If you are newly divorced, holidays can be especially rough. The family unit has changed and everything seems different now. This may leave you wondering how to celebrate. Think about all your family traditions. Keep the ones you actually enjoy and toss the ones where you feel like you would just be going through the motions. Maintaining some of your old traditions will add to your sense of stability, while creating new traditions can signify your fresh new start. Sounds like a good combination!  Of course, let your kids have a say too. They may cherish traditions from past holidays and simultaneously enjoy coming up with their own new traditions.

4)Remember What’s Important

Don’t put pressure on yourself for the holidays to be perfect. It’s not all about fancy meals and presents and decorations and parties. Remember the true meaning of the holidays. Revisit the origins of whatever holiday you are celebrating. Pause and connect with that. Then, ask yourself what are you truly thankful for? Grateful for? Even in the midst of divorce, we have blessings to count.

5)Know Your Limits

Holidays stir up all sorts of emotions and expectations.  Allow yourself time to adjust to your new life circumstances. If you aren’t feeling very festive this year, that’s ok. Know your limits and set boundaries accordingly. It’s ok to turn down invites. It’s ok to say you’re not up for hosting. It’s ok to ask for help. It’s ok if you don’t get holiday cards out. It’s ok if you’re feeling blah.  It’s ok to say no to family and friends.  If you are having a case of the holiday blues this year, just remember there’s always next year and there will be plenty to celebrate in the future.

5 Things to Consider When Telling Your Spouse You Want a Divorce

  • admin
  • August 5, 2021

5 Things to Consider When Telling Your Spouse You Want a Divorce

Telling your spouse you want a divorce is one of the most difficult conversations you will ever have.  Be prepared. Enter this discussion with your thoughts organized and your emotions in check.  This conversation can have a long-lasting impact, setting the tone for your divorce process as well as your life post-divorce. Here are five things to consider when telling your spouse you want out.

1)Keep the Conversation Simple and Brief.

Chances are your spouse is already aware of your marital issues, so there is no need to re-hash every problem and argument you’ve ever had. Remember, this is an initial conversation. There will be many more divorce discussions to follow. Don’t overwhelm yourself or your spouse at this time by reliving your entire past or by trying to figure out your entire future.

2)Find the Right Time and Place.

Try to be tactful concerning when and where this discussion will take place. Seek a calm, quiet setting free from distractions and interruptions. No phones!  Obviously, children should not be present. Be cognizant of the timing. Is your spouse more approachable in the morning or the evening? Are there other stressful issues or important events going on in your partner’s life right now?  Stay clear of holiday times, birthday weeks, and other major life events. Negative associations can deepen and prolong the hurt for years to come.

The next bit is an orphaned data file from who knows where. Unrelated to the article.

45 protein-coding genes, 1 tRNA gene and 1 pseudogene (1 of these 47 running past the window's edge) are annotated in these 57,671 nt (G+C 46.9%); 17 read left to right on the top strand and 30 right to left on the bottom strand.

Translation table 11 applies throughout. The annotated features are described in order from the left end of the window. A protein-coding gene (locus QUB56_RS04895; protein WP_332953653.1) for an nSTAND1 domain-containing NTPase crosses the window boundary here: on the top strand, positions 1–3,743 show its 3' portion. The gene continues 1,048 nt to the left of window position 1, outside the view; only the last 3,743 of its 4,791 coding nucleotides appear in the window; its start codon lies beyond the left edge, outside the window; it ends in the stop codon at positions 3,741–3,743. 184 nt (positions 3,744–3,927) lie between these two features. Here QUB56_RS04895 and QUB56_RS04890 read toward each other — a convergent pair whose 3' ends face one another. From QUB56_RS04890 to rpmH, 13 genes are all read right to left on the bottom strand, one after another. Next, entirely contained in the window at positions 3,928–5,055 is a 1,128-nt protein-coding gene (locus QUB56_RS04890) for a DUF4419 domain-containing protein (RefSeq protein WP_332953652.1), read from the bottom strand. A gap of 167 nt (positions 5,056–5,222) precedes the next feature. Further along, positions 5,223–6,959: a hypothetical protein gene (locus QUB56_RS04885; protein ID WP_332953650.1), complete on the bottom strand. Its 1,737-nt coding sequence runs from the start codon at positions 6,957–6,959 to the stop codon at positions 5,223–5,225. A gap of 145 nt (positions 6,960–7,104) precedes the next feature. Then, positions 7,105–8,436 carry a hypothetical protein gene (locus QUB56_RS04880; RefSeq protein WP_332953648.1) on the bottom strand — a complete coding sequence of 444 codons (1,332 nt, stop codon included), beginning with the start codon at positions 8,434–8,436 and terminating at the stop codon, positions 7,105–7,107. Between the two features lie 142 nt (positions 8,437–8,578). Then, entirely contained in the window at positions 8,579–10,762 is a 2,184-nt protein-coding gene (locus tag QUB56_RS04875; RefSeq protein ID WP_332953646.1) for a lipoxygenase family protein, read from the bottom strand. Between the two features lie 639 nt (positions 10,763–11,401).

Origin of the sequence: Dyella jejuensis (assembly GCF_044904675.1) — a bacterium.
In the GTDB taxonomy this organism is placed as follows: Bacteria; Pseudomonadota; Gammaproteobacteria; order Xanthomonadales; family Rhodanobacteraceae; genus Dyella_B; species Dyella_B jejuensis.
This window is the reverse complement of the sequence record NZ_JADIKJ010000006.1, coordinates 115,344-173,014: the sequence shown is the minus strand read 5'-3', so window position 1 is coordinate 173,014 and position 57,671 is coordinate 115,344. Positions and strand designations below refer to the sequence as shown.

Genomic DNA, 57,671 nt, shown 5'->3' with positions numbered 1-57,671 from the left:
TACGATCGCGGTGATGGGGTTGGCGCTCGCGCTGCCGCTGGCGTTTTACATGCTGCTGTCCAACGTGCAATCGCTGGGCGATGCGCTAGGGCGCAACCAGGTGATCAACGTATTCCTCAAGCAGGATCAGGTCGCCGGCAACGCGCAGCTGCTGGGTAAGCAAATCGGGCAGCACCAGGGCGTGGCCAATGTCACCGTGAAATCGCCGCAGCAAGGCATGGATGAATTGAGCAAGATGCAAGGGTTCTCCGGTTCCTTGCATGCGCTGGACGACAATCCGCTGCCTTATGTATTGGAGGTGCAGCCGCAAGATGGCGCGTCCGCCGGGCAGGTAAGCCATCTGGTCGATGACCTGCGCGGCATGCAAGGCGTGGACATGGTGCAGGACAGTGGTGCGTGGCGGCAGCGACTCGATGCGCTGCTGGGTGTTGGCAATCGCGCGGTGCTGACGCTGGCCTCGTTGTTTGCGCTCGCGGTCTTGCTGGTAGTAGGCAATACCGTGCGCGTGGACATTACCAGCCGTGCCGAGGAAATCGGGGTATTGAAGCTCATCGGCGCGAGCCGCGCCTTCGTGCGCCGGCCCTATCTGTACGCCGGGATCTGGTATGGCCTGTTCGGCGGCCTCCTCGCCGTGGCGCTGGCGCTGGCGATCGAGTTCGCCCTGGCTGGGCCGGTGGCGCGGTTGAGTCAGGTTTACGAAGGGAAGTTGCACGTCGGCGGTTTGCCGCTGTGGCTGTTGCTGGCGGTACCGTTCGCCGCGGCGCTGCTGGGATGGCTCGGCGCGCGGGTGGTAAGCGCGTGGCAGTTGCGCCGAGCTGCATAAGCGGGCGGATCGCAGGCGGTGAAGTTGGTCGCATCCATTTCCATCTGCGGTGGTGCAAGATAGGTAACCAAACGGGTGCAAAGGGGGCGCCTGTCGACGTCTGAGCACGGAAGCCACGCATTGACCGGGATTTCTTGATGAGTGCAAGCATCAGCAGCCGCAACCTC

3)Avoid Blaming, Threatening and Criticizing.

These tactics will just fuel anger and other nonproductive, defensive behaviors. Your spouse is already feeling vulnerable and under attack. There is no need to further heighten emotions.  Soften the blow with “we” statements.  Some examples: We can’t seem to make this marriage work any longer; We can’t go on like this, it’s not good for either one of us; We need to find a way to peacefully end this; We both know this marriage is not working.  Avoid blaming statements beginning with “you.”   In addition, avoid superlatives such as “you always…” or “you never…”  Remember, your goal is to end your marriage as peacefully as possible, not start a war.

4)Stay Calm. 

Prepare for and respect your spouse’s reactions, which can vary greatly depending upon whether they were blindsided by your decision to divorce or expecting it. Your spouse may immediately shut down or may bombard you with questions, insults or threats.  Be prepared to maintain your composure even if they lash out. Regardless of their initial response, your spouse deserves an explanation. Fairly answer questions, but don’t engage if a battle ensues. You have already made your decision to divorce. You are no longer fighting for your marriage, so hang up the gloves.  No need to test emotions and waste energy fruitlessly trying to prove your position. Break the cycle of conflict. Release the need to be right. Release the urge to retaliate.  Agree to disagree. Most importantly, be kind. Remember, at one point in your life, this person meant everything to you.

5)Be Firm.

When confronted by divorce, your spouse may promise to change, or plead for one more chance, or try to convince you that divorce is not the answer.  If you have already weighed this decision over and over again for months or years and are absolutely sure this is what you truly need and want, don’t waiver.  Be firm about your decision. Don’t allow yourself to be persuaded or guilted back into a relationship you no longer want. Hold your ground and don’t give your spouse false hope.